Writing Tips For Teens #writingtipsforteens

Writing Tips for Teens #1: Guidelines and Getting Started

I miss seeing teen writers in classrooms and libraries. I wish I could volunteer with our local teen writing club in person instead of virtually. But we’re stuck with what we have in this COVID-19 era. I will provide writing tips for teens on the first blog of each month. Please feel free to share with other teens, classrooms, and libraries! (I’d appreciate your using my name in any acknowledgements, thanks.) If you want a hashtag, I’m using #writingtipsforteens. Enough of the small talk—let’s write!

Writing Tips for Teens #1: Guidelines and Getting Started


I’ll be dispensing information and advice in these posts.

Information = facts, ie. What is a character?

Advice = suggestions, ie. What kind of writing schedule should I have? 

Information can be right or wrong. Advice is more subjective.

Each writer is unique. Use the advice that works for you, and ignore the rest. Never believe anyone who says “Never” or “Always.” (See what I did there? 😉) Keep an open mind—what works for you right now may not be what works in a few years or with the next project. 

There are only a few writing rules, but there are many guidelines. Not all will apply in every case. Rules like “You need a plot and characters for a story,” probably apply to you. Rules like “Never use adverbs,” probably don’t. Take them with a grain of salt. 

Getting started:

How do I work writing into my schedule?

This will vary with individual writers. Start with your daily and weekly routine and rhythm. Can you fit in writing before your school day starts, or at the end of the day? Or an hour or two on the weekend? Or a half hour while you wait for your younger sibling at soccer practice? My advice is to start small, with short periods of time, and see what works best for you.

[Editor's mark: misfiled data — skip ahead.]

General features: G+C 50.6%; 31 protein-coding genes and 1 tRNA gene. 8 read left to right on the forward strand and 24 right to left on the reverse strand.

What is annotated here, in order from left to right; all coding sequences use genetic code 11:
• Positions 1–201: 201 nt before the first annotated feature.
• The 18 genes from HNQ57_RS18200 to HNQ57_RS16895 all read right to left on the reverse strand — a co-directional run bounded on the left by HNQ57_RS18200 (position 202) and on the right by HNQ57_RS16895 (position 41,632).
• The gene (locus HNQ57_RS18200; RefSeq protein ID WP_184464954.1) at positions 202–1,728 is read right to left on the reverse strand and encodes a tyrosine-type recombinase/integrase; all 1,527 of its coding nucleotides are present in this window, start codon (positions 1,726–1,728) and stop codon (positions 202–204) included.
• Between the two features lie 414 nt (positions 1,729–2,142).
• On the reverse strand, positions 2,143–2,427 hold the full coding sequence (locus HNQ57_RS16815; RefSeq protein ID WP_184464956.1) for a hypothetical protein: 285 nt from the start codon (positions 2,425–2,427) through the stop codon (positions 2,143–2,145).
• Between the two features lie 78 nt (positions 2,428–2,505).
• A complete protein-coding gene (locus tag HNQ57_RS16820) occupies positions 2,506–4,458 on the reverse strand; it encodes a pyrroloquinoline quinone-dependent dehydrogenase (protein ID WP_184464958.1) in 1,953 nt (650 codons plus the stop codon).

Figure out how you’ll physically write and have it ready. Pen and legal pad, laptop, phone? Tell your friends and family, and make them honor that time by taking it seriously yourself. (Be prepared to get pushback. It may take some time before they believe you.) Find someone who can hold you accountable. Examples: Do weekly sprints of a half hour at a time with a writing friend. Tell your best friend to ask you if you’ve been writing this week.

How do I organize my thoughts?

Are you a plotter or pantser? Or a bit of both? Plotters like to plot or plan things out in advance. Pantsers like to write from the seat of their pants, without much planning. Try different things to see what feels right for you. I recommend doing at least a little planning before you write so you waste less time writing yourself into corners. (Been there, done that!) Keep your phone or paper handy for those quick thoughts that come to you as you stand in line or wake up in the morning. Create a system for writing more detailed thoughts.

Planning and organizing can take many forms. Use your learning/thinking style. Kinesthetic writers can make webs, collages, and boards and put sticky notes on their walls. Verbal writers can make lists and outlines, and write character studies. Auditory writers can speak into their phones or laptops and listen to them later. There are programs like Scrivener and Aeon Timeline for people who have money to spend on planning things out on their computers. (I just use Word and Excel, and sometimes add Aeon Timeline for timelines.)

Find a way to write and save writing. For writing and filing, I like using Word, Pages, or other programs so I can write and revise easily. Folders are handy for different docs and revisions. For saving, save to the cloud, thumb drive, computer backups, or more than one, to avoid the “I lost my whole book!” disaster. I save on a thumb drive each day and at least once a month on another system. 

Try different things and see what feels natural to you. And most important—have fun with writing! 

Want a prompt to get started? Here’s a couple I posted on Instagram this summer: 

He was the youngest warrior they’d ever had.


I wouldn’t play their games anymore—I’d tear the game down instead.

Please comment if you have any questions. Take care. See you next month.

I love to share my passion for Alaska and its history in my writing for young adults and their grown ups.

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